Atul Gawande (previously) is a highly respected expert on systems thinking, preventative medicine and dying with dignity has published an excellent editorial about the medical shortcomings of the Senate GOP's tax-break/health cut bill.
Atul Gawande (previously) made an enormous shift in the practice of medicine with his research on checklists, summarized in his book The Checklist Manifesto; Gawande identified a core paradox with checklists, which is that surgeons hate to use them, finding them reductive and tedious, but overwhelmingly, surgeons would prefer to be operated on by other surgeons who were using a checklist to guide the procedure.
The lecturer for the BBC's 2014 Reith lectures is Dr Atul Gawande, a celebrated author and MD whose book The Checklist Manifesto: How to Get Things Right is a classic on how to think about systemic problem solving (which pays attention to how different people and activities come together to make and solve problems).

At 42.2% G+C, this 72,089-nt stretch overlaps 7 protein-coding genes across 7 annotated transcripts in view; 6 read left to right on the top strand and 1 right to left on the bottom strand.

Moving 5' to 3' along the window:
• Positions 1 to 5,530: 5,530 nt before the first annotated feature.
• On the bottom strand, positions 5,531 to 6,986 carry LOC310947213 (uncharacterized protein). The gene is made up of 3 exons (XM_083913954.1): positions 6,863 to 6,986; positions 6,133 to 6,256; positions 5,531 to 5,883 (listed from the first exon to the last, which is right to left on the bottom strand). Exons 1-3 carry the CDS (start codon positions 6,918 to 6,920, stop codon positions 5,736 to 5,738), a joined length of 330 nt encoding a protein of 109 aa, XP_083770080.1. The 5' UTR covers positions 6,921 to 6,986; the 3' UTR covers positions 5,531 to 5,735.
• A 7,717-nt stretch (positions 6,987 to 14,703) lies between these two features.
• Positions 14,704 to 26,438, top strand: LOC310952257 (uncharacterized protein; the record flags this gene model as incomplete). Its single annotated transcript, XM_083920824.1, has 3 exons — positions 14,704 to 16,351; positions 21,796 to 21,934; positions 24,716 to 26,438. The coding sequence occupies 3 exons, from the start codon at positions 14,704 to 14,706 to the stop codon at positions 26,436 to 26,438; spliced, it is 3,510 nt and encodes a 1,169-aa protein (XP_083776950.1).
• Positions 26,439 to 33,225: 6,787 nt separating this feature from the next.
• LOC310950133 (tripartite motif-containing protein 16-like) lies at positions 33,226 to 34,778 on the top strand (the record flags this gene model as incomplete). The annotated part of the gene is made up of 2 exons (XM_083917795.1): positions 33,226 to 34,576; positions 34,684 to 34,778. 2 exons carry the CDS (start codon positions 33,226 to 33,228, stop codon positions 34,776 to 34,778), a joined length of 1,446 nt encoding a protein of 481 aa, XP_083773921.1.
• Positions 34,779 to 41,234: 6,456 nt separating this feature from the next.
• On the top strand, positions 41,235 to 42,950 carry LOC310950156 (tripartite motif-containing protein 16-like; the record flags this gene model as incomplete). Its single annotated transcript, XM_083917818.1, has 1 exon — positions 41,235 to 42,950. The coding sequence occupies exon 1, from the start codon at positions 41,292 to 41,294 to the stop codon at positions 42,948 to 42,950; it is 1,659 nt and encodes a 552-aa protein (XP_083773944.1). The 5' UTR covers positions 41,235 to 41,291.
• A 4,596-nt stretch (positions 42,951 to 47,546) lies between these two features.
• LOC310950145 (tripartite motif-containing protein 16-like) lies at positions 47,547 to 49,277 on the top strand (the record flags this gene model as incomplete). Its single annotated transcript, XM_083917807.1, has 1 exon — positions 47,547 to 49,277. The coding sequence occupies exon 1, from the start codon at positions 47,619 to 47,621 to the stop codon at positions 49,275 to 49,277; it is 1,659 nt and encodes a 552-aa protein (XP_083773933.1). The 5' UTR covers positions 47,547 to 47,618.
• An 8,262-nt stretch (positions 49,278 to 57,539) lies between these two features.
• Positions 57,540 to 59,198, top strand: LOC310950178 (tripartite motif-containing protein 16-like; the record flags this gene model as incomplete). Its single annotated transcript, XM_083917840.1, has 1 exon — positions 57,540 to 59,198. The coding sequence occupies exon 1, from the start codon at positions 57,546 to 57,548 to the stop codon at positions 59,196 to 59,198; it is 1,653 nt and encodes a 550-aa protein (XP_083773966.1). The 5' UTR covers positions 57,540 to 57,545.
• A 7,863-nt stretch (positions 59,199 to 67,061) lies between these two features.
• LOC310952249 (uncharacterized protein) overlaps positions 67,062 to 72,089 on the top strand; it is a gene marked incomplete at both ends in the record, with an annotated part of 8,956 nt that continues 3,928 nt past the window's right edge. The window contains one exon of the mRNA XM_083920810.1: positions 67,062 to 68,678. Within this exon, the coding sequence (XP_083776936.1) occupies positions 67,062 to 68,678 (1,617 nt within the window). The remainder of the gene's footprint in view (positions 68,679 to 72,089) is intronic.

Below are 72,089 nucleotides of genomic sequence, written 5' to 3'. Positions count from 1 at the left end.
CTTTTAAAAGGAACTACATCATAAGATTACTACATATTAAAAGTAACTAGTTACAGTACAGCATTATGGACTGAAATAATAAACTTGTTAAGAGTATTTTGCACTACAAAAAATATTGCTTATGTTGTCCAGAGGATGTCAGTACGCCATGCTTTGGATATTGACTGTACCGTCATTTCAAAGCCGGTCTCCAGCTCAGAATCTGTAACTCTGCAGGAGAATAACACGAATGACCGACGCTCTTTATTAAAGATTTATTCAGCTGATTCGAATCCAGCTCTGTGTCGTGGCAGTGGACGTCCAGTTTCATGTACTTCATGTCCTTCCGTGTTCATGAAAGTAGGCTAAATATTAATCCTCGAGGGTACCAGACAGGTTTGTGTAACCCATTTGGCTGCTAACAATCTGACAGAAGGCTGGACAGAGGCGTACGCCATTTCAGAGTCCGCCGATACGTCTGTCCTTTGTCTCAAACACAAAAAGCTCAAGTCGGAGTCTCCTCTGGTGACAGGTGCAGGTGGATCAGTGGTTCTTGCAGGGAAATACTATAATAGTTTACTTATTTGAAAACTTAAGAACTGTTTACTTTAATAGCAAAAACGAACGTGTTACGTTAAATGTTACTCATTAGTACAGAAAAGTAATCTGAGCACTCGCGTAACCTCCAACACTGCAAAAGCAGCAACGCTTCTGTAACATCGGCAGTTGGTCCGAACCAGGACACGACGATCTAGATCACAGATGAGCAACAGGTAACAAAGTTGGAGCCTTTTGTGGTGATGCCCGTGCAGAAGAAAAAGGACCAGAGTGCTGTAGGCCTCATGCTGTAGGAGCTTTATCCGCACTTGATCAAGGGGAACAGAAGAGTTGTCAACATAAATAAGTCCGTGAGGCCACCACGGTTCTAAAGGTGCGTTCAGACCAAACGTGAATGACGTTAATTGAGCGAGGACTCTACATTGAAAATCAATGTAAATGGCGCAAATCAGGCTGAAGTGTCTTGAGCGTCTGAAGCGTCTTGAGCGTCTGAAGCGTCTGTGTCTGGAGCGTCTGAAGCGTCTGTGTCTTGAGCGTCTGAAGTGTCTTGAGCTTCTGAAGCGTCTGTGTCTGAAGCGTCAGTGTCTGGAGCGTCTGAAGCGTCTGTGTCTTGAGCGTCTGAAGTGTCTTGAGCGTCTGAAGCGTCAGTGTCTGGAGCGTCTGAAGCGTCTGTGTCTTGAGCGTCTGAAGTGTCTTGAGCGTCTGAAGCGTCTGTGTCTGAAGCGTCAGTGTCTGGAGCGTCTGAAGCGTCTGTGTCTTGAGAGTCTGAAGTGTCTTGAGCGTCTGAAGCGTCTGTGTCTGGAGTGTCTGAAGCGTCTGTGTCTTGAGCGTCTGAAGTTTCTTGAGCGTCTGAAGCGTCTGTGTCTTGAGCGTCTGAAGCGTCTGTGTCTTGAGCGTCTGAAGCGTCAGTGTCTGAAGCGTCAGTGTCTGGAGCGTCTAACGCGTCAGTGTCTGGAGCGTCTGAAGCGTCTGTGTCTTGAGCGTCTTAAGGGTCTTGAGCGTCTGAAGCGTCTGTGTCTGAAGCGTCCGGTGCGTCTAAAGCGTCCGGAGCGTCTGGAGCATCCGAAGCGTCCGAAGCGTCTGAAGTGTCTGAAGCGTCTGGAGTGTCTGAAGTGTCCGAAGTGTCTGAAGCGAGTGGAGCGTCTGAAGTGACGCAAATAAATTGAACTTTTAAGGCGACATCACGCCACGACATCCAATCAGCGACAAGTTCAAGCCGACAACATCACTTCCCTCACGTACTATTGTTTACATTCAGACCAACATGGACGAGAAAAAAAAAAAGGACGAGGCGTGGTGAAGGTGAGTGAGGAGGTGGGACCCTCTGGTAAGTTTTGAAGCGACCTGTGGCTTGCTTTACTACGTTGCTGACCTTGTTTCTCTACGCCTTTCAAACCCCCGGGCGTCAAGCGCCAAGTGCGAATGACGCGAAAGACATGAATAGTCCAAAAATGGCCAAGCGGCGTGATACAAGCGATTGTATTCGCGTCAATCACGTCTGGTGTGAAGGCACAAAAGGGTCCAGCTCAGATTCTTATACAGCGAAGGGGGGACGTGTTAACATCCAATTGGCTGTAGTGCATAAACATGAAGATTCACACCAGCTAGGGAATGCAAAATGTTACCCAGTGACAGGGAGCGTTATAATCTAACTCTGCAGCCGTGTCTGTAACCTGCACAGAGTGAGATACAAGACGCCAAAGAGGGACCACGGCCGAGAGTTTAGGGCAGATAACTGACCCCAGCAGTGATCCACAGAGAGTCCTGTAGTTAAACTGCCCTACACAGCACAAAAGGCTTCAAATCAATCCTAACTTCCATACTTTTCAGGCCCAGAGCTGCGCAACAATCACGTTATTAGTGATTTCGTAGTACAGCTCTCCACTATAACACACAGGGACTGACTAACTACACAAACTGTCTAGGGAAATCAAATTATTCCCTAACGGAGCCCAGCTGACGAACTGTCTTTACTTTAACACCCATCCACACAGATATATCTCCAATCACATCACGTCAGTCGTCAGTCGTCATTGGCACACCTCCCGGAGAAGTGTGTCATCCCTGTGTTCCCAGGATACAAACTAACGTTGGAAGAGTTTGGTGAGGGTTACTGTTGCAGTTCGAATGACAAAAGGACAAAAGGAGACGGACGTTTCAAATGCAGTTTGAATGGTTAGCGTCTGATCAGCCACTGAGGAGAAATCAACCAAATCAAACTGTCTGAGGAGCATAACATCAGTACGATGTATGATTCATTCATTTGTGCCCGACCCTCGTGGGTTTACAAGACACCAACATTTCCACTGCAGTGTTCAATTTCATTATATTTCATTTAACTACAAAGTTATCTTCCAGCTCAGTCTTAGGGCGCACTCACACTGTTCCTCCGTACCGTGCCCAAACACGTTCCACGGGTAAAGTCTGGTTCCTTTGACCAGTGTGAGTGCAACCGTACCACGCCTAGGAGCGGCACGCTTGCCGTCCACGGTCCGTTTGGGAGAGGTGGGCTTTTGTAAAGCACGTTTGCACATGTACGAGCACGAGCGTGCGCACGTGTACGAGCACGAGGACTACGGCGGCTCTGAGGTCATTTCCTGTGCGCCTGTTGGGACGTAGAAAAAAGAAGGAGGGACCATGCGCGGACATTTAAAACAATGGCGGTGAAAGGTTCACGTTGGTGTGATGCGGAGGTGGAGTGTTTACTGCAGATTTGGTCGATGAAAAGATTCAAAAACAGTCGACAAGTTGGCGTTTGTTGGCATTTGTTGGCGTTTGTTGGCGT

The 2014 BBC Reith lecture with Dr Atul Gawande (previously) continue to amaze, delight and inform, and the third one, "The Problem of Hubris," fundamentally changed how I think about (and what I fear about) death.
Dr Atul Gawande (whose Reith lecture on systems thinking I featured last week) took to Twitter to express his shock and disgust at the medical professionals who participated in the crimes documented in the CIA torture report.
If you haven't read this 2008 New Yorker article about a woman who had a chronic itch on her head and over time scratched through her skull in till she reached her brain, here it is. And when you're finished, give this song a listen. — Read the rest
Last night I listened to a New Yorker podcast interviewing Atul Gawande, author of an article in the latest issue about itching. It's fascinating.
— Read the rest
"Scratching is one of the sweetest gratifications of nature, and as ready at hand as any," Montaigne wrote.